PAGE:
Born: May 13, 1940, Sheffield, United Kingdom
Died: January 18, 1989, Nice, France
Spouse: Elizabeth Chanler (m. 1965–1989)
Movies: Cobra Verde, On the Black Hill, Utz
Parents: Margharita Chatwin, Charles Chatwin
Lived: Kalamitsi 240 22, Greece (36.88091, 22.24041)
The Albany, Piccadilly, W1J
Studied: Marlborough College
University of Edinburgh
Buried: Agios Nikolaos, Chora, Aghios Nikolaos, Regional unit of Messenia, Peloponnese, Greece

The Albany, or simply Albany, is an apartment complex in Piccadilly, W1J built in 1770–74 by Sir William Chambers for the newly created 1st Viscount Melbourne as Melbourne House. It is a three-storey mansion, seven bays (windows) wide, with a pair of service wings flanking a front courtyard. In 1791, Prince Frederick, Duke of York and Albany abandoned Dover House, Whitehall (now a government office), and took up residence. In 1802 the Duke in turn gave up the house and it was converted by Henry Holland into 69 bachelor apartments (known as "sets"). The residents have included such famous names as the poet Lord Byron and the future Prime Minister William Ewart Gladstone, and numerous members of the aristocracy. In Oscar Wilde's play, “The Importance of Being Earnest” (1895), the character John (Jack) Worthing has a set at the Albany (number B4), where he lives while staying in London under the assumed name of Ernest. Notable queer residents: Sybille Bedford, writer, lived in Aldous Huxley's servant's room; Bruce Chatwin, writer; Aldous Huxley, writer; Matthew “The Monk” Lewis, from 1802 to 1818 (number K1); Compton Mackenzie, writer, from 1911 to 1912 (number E1); Sir Harold Nicolson, writer and politician from 1952 to 1965 (number C1); Terence Stamp, actor. George Cecil Ives had an apartment here which he shared with his live-in servant and lover, James Goddard (Kit) in 1894. The place was held in high esteem. Ives “refused to allow a third man to join him and Lord Alfred Douglas, Wilde's intimate friend, for sex, --- because “it wouldn't do at the Albany”.”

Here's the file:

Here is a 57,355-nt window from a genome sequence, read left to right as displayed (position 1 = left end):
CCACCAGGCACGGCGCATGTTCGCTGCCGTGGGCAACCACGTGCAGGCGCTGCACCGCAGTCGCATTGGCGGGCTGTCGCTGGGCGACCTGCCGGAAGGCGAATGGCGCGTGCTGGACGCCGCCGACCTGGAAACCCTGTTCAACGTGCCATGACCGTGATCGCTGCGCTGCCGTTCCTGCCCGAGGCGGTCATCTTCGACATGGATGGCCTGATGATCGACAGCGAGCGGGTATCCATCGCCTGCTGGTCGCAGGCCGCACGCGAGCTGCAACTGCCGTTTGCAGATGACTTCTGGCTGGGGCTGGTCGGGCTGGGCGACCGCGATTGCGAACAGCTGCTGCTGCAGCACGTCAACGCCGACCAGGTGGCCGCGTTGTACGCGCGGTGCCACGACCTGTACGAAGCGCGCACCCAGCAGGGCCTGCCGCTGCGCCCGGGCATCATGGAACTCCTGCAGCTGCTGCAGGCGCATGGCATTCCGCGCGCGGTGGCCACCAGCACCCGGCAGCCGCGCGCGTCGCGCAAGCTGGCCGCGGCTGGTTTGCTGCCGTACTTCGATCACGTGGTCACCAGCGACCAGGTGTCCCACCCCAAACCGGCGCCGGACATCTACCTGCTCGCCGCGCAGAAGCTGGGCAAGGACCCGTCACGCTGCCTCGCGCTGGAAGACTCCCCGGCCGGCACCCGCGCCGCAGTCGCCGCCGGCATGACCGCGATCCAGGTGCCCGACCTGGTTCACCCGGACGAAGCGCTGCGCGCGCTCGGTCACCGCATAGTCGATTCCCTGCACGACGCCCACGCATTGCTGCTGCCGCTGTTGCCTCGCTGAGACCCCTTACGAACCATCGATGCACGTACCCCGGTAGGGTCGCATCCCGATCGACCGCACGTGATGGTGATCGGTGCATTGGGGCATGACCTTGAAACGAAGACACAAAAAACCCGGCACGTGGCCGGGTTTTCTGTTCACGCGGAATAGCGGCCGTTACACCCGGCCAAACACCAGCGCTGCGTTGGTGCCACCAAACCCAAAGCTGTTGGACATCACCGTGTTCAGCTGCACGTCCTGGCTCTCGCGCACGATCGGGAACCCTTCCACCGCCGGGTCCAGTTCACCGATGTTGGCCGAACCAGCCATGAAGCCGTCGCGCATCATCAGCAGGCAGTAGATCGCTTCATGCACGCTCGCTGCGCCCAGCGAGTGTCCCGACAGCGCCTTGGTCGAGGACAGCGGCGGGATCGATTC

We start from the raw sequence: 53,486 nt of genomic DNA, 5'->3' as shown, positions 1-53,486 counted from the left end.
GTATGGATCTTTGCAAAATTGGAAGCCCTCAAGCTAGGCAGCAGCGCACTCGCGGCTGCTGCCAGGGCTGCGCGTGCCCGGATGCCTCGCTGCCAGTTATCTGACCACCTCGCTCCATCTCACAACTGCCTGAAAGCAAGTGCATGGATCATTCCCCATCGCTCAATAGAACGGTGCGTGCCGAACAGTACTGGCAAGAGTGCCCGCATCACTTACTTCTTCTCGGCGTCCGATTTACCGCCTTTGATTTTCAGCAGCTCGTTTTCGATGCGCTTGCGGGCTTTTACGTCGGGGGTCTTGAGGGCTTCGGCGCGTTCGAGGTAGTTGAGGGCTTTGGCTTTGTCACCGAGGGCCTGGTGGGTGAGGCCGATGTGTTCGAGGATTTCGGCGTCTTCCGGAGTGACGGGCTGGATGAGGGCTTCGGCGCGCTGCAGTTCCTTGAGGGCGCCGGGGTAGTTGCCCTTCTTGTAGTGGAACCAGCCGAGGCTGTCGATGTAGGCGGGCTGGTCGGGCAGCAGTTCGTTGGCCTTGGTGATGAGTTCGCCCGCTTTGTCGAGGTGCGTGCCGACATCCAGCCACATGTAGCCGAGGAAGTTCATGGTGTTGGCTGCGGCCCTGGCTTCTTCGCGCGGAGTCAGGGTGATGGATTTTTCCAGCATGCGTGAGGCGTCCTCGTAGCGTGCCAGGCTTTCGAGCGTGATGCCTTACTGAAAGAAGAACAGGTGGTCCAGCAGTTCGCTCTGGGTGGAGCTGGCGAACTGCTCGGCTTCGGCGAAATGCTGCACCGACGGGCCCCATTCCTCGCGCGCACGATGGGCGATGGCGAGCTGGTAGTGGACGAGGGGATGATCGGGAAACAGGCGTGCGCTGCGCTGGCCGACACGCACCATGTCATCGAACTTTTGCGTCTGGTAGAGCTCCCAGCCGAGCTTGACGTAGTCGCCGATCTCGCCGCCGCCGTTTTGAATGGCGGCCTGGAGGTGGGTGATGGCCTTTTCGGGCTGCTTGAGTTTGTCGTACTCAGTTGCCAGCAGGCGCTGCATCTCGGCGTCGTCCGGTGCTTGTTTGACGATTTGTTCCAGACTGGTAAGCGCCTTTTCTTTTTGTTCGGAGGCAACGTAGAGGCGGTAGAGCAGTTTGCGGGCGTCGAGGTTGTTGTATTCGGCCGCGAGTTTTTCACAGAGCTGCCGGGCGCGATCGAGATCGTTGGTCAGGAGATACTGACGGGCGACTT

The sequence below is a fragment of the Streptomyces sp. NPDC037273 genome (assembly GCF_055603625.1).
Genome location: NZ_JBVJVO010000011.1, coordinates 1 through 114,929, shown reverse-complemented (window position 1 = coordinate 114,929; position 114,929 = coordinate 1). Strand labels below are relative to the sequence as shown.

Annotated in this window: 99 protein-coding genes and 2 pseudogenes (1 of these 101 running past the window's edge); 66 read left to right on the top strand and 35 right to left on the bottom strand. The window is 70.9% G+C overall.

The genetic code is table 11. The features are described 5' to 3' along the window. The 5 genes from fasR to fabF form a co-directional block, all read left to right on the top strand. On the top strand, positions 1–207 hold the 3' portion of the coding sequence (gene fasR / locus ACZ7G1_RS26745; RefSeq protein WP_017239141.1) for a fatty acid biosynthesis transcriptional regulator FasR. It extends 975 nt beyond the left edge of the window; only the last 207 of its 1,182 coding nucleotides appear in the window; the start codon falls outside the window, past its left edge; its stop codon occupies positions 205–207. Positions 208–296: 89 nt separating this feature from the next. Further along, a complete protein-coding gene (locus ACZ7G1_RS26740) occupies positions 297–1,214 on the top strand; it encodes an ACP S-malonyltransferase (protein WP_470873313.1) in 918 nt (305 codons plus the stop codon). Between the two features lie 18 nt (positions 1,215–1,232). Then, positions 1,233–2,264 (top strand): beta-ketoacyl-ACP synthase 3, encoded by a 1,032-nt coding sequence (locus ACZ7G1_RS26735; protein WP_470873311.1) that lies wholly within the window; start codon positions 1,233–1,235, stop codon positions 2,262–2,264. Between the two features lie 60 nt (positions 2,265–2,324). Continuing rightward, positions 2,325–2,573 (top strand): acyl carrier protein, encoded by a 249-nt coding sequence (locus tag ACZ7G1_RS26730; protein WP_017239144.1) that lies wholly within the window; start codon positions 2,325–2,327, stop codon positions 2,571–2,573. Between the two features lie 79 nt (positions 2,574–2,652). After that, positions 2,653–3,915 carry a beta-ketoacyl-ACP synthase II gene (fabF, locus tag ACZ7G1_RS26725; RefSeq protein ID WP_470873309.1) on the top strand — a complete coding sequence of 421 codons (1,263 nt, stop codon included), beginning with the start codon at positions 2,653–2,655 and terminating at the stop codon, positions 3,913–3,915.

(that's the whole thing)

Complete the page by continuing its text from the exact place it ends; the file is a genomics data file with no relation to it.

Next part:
Queer Places, Vol. 2 edited by Elisa Rolle
ISBN-13: 978-1532906312
ISBN-10: 1532906315
Release Date: July 24, 2016
CreateSpace Store: https://www.createspace.com/6228833